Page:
At the risk of jumping to conclusions after just one week of NBA regular season basketball, we’re ready to declare that a new wave of NBA big men has arrived in the form of 7-foot centers who play like shooting guards. The “stretch” four or “small ball” four has been around for a long time now, and refers to power forwards who can shoot from outside and thus “stretch” the defense. Over the course of the past 10 years, players with those skill sets became more prevalent since the league as a whole began trending toward small ball for a variety of reasons.
For one, the league reintroduced zone defense as a legal strategy, eliminating a lot of the “hero ball” isolation plays that had dominated NBA offenses throughout the 90s. Around the same time, the league’s front offices were starting to buy into advanced statistical analysis of their teams in every facet of the organization: scouting, salary cap management, and especially on-court strategy. Teams understand now that scoring from the post isn’t a very effective type of offense.
It doesn’t take a fancy formula to determine that 40% of a 3-pointer is worth the same as 60% of a 2-pointer, but the reliance on fancy statistics did eventually lead to teams deciding to place more emphasis on shooting three-pointers. Thus, stretch fours like Dirk Nowitzki became increasingly valuable as their unique ability to stretch the defense from the power forward position led to increased offensive production. The “classic” type of bruising power forward began to fade from the spotlight, and now we are seeing the same thing happen at the center position.
The Dirk Effect
Due to a recent influx of young talent at center, starting with DeMarcus Cousins in 2010, and followed by Anthony Davis, Myles Turner, Karl-Anthony Towns, and Joel Embiid in more recent years, this trend has become all the more obvious. The other night, Anthony Davis scored 50 points as he drained 17 shots, picked up 5 assists and 7 steals. Turner had 30 points on 13-of-19 shooting, and Towns and Embiid each had 20 points in their own season debuts. However, it’s not just the statistical output of these players, but the way in which they are scoring their points. They’re playing on the perimeter, using fancy footwork and point guard-esque dribbling skills to create their own shots—which they tend to hit, looking like they are Kobe Bryant or Paul Pierce reincarnated. It’s no longer just throw the ball in the post and clear out – we now have Anthony Davis running off screens.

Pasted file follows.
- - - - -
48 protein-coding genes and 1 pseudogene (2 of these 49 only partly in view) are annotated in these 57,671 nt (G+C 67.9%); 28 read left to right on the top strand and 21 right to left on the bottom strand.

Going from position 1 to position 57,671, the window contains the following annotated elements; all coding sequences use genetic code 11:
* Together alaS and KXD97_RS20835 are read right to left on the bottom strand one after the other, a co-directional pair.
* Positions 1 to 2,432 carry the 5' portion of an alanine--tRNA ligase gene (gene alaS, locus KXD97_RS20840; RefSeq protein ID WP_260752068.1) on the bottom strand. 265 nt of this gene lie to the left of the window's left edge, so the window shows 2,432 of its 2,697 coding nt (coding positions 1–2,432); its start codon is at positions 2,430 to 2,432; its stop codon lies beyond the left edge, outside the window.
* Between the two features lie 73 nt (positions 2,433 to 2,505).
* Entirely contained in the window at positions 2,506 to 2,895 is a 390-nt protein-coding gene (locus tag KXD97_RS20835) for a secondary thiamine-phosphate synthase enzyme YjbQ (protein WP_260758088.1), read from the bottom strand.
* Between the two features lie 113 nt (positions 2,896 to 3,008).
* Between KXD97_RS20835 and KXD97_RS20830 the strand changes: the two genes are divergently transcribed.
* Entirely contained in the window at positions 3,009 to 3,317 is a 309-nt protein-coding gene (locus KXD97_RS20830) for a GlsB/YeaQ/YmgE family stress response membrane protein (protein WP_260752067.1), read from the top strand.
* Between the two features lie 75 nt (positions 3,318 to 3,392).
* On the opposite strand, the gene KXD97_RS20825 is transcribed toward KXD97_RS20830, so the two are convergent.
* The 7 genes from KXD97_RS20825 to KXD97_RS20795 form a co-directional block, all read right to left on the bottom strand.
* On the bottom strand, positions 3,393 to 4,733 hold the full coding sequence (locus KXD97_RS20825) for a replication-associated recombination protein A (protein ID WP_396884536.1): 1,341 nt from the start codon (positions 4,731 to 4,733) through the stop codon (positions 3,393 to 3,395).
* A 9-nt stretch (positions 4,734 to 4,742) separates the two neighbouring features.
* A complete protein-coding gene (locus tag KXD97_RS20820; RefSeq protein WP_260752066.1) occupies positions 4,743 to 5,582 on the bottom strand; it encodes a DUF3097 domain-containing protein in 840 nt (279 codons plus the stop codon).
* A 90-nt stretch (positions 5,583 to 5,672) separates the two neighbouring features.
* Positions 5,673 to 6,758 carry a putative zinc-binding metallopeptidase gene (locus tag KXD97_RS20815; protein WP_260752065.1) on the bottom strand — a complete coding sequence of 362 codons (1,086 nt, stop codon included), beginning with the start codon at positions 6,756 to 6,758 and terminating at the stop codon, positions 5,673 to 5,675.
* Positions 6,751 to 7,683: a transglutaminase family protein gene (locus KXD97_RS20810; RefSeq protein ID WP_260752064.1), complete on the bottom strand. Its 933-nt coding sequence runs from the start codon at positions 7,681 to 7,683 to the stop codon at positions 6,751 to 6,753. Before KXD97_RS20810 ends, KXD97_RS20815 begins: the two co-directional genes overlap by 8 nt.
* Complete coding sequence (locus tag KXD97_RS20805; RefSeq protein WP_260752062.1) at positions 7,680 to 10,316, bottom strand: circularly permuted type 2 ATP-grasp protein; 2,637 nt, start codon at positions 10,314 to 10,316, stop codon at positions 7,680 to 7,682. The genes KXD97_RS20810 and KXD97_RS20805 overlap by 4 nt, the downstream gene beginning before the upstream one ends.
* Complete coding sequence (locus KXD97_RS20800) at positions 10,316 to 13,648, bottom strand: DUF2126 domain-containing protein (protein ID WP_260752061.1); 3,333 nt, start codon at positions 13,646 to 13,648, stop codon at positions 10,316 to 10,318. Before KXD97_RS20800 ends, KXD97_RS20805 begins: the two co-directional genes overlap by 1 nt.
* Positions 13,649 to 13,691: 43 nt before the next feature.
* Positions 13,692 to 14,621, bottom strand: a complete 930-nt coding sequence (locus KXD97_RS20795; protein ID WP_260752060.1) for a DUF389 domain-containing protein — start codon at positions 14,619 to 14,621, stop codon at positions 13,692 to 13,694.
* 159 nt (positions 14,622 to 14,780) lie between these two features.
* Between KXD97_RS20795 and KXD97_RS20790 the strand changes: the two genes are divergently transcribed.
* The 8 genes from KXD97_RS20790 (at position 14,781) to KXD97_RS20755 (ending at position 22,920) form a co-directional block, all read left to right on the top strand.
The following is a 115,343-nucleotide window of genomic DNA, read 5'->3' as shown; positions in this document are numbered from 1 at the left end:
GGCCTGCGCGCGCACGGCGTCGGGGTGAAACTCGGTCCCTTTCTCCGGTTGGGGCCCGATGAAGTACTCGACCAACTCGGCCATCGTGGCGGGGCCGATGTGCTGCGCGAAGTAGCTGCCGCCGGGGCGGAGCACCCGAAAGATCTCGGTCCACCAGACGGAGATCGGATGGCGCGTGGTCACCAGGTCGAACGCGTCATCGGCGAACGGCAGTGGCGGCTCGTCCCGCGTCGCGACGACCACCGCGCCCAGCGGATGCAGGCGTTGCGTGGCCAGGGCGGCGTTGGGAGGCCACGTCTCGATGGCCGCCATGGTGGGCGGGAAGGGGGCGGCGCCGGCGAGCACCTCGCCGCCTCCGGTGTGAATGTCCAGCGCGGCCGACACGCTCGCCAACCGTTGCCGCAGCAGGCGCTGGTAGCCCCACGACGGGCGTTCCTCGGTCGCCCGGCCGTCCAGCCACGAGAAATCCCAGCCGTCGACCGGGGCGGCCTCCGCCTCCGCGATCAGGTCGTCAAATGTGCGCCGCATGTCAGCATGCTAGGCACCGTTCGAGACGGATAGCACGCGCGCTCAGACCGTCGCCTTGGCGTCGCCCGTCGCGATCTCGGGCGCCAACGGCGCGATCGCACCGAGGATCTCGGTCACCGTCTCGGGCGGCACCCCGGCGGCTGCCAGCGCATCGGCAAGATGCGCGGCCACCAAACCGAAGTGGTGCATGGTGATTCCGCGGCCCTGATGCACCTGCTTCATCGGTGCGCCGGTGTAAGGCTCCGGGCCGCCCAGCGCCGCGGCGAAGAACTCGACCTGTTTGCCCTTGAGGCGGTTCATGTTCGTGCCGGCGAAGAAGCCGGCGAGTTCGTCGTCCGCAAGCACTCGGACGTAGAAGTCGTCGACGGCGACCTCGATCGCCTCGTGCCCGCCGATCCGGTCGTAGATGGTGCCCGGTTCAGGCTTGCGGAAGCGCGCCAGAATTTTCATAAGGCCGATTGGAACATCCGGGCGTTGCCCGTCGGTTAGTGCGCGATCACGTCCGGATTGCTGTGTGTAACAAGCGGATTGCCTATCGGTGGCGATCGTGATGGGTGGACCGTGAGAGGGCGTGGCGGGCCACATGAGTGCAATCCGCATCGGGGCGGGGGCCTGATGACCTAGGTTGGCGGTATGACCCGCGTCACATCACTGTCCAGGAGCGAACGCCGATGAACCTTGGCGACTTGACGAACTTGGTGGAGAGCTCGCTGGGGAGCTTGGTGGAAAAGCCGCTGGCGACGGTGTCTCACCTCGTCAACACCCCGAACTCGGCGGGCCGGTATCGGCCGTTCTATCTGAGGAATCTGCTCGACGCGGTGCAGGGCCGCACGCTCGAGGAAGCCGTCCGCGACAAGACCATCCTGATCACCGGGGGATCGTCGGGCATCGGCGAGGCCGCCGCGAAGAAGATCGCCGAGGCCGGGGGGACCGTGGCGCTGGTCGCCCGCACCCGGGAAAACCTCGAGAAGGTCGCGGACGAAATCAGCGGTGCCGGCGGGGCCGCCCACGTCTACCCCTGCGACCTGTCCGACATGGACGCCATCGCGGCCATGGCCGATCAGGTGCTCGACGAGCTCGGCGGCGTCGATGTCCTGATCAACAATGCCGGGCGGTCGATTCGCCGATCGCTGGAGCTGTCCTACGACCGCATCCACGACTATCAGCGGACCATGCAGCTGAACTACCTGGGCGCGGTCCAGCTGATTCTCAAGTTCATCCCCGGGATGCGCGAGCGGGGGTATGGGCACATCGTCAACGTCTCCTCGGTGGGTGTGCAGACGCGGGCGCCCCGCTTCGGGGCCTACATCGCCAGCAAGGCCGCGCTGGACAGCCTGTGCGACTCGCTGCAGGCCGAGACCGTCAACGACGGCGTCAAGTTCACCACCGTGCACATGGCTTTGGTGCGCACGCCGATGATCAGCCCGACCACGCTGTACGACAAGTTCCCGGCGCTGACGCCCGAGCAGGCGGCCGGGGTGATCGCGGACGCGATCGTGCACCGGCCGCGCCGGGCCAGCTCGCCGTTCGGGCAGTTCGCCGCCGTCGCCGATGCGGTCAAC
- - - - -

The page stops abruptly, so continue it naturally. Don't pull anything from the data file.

Oh yeah, that’s another reason why these young players have these guard-like skill sets.
Spoiler alert: Anthony Davis wasn’t always 7 feet tall. In high school he came up as a guard, as did many of these players as they ascended through AAU and other leagues until entering the NCAA basketball ranks. These are now some of the most dangerous players in the league. They grew up playing point guard and emulating stars like Kobe, Pierce, Allen Iverson, Dwyane Wade and Tracy McGrady. Like any other kids that dreamed of being NBA stars, they emulated the styles of the players they grew up watching.